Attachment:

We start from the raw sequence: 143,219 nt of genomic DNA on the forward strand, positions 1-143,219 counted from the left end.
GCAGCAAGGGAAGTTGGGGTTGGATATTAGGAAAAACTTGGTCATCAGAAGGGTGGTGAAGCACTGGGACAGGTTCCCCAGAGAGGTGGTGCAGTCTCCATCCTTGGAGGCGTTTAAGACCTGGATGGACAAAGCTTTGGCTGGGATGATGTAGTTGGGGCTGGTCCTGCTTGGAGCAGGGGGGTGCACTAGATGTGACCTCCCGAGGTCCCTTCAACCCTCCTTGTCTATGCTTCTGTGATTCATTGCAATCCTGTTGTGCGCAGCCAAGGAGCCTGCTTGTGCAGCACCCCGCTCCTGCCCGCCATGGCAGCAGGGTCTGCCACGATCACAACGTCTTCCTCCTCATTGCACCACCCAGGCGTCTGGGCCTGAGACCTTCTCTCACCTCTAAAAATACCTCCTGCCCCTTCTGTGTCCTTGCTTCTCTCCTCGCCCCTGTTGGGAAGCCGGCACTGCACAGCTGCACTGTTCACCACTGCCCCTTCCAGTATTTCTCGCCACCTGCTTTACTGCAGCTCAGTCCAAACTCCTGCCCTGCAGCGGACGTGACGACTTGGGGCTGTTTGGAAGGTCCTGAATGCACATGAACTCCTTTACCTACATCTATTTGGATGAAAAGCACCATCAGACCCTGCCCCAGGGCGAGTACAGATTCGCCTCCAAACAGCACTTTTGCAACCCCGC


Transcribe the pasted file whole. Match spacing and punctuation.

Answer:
We start from the raw sequence: 143,219 nt of genomic DNA on the forward strand, positions 1-143,219 counted from the left end.
GCAGCAAGGGAAGTTGGGGTTGGATATTAGGAAAAACTTGGTCATCAGAAGGGTGGTGAAGCACTGGGACAGGTTCCCCAGAGAGGTGGTGCAGTCTCCATCCTTGGAGGCGTTTAAGACCTGGATGGACAAAGCTTTGGCTGGGATGATGTAGTTGGGGCTGGTCCTGCTTGGAGCAGGGGGGTGCACTAGATGTGACCTCCCGAGGTCCCTTCAACCCTCCTTGTCTATGCTTCTGTGATTCATTGCAATCCTGTTGTGCGCAGCCAAGGAGCCTGCTTGTGCAGCACCCCGCTCCTGCCCGCCATGGCAGCAGGGTCTGCCACGATCACAACGTCTTCCTCCTCATTGCACCACCCAGGCGTCTGGGCCTGAGACCTTCTCTCACCTCTAAAAATACCTCCTGCCCCTTCTGTGTCCTTGCTTCTCTCCTCGCCCCTGTTGGGAAGCCGGCACTGCACAGCTGCACTGTTCACCACTGCCCCTTCCAGTATTTCTCGCCACCTGCTTTACTGCAGCTCAGTCCAAACTCCTGCCCTGCAGCGGACGTGACGACTTGGGGCTGTTTGGAAGGTCCTGAATGCACATGAACTCCTTTACCTACATCTATTTGGATGAAAAGCACCATCAGACCCTGCCCCAGGGCGAGTACAGATTCGCCTCCAAACAGCACTTTTGCAACCCCGC